Dumpster Fire of 2016: A Pretty Shitty Year for Humanity, A Really Great Year for Horror

A funny thing happens when you are in the vortex known as “the last year of grad school”: time makes no actual sense. One minute, you’re celebrating the New Year with friends and family, mentally putting together your list of the year’s best horror and thinking “I have plenty of time to compose and post this!” and then you wake up one morning and it’s January 22nd and there is no favorites list to speak of.

Let’s all pretend I am not writing this embarrassingly late in the game, shall we?

Guys, 2016 was a pretty amazing year for horror. The craft of filmmaking displayed in the gems of 2016 was taken to another level; incredible cinematography, completely out-of-this-world acting, plots that were original and engaging, lots and lots of nostalgia, and most importantly films that were made for a larger audience beyond the cishet, white men who compromise a large swath of horror fandom. 

These are my personal favorites. I want to say right now that they are not all the perfectly intersectional feminist dreams that I always pine for but most if not all of them are as free of problematic elements as possible; none of them have overt misogyny and they all pass the Bechdel test. HOWEVER there is a serious lack of representation in all other areas; most of these movies have all white or damn near all white casts, there is one queer character, one disabled character, and one immigrant character in 10 films (and the queer/immigrant character overlap in the same movie so not exactly a triumph in inclusive filmmaking.) I am not calling out these films to say they’re bad or shouldn’t be watched but it’s so important to highlight the lack of intersectional inclusion in every aspect of pop culture. Now that I’ve gotten that disclosure out of the way, onward!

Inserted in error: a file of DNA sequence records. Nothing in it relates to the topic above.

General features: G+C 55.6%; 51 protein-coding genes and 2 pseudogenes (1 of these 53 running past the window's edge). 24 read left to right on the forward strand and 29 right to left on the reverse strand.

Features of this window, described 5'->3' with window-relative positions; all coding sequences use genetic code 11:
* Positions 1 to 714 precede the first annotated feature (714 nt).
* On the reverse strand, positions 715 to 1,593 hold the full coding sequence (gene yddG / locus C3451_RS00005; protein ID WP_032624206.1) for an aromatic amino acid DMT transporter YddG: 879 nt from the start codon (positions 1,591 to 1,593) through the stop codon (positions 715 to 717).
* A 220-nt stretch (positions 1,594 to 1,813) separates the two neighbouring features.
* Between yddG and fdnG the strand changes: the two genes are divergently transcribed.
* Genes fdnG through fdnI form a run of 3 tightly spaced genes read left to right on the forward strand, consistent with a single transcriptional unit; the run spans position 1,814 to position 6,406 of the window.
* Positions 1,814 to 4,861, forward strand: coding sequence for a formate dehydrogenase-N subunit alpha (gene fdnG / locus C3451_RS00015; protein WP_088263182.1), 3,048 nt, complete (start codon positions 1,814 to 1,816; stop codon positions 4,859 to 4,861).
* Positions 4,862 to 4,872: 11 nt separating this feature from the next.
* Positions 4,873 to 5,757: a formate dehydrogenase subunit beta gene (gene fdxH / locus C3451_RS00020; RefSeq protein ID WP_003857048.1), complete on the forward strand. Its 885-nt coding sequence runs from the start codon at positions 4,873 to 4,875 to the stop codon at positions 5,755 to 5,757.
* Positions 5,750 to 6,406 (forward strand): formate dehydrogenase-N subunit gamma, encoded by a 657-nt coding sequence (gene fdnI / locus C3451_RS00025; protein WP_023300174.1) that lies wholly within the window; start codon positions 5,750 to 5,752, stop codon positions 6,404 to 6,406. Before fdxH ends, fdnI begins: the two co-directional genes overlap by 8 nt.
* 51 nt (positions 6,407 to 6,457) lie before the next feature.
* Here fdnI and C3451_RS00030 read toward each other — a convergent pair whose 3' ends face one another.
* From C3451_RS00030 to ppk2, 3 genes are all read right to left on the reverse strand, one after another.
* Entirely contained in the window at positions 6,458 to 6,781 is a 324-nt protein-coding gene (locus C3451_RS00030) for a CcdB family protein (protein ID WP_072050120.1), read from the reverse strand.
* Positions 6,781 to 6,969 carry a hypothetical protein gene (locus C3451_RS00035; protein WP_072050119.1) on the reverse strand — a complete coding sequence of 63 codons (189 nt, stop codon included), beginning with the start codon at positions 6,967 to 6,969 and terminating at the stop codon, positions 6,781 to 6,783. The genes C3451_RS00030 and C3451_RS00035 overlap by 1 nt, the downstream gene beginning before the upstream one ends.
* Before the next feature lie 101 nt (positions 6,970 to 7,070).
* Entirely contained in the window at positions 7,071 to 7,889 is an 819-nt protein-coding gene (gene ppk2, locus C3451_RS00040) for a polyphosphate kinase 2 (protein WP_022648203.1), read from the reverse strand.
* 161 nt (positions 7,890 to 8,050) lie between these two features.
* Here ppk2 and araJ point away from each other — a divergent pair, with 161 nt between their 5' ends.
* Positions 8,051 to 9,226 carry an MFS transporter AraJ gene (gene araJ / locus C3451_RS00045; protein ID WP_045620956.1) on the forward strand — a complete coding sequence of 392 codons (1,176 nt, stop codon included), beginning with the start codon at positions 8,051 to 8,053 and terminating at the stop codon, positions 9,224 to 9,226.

10. Lights Out

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I am not going to lie, I had some really high hopes for this movie, mostly because the short it’s based on rivals some of the greatest horror films of all time and it’s like 45 seconds. It did not live up to the short film, but it wasn’t a bad movie. I could have done without the ableism but it had it’s moments (the first kill was actually amazing). This is a movie I can see watching when I want to veg out and not think too much. 

9. The Conjuring 2

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This is another movie that wasn’t super over the top amazing but it was fun. Sometimes fun is the goal. I need a repertoire of films that are nothing more than mindless fun and that’s where this film will go.

8. The Boy

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This movie will always have a special place in my heart because it’s the first movie Michael and I saw together. Like my last two picks, The Boy isn’t anything to write home about overall but there is some real suspense that I liked and it’s a fun movie to break out when you don’t want to think too much. There is one exceptional thing about this movie and that is the twist ending. This twist is so completely out of left field that even Michael, who can guess the plot and twist in every movie we watch by the first few minutes, didn’t see it coming. It was amazing.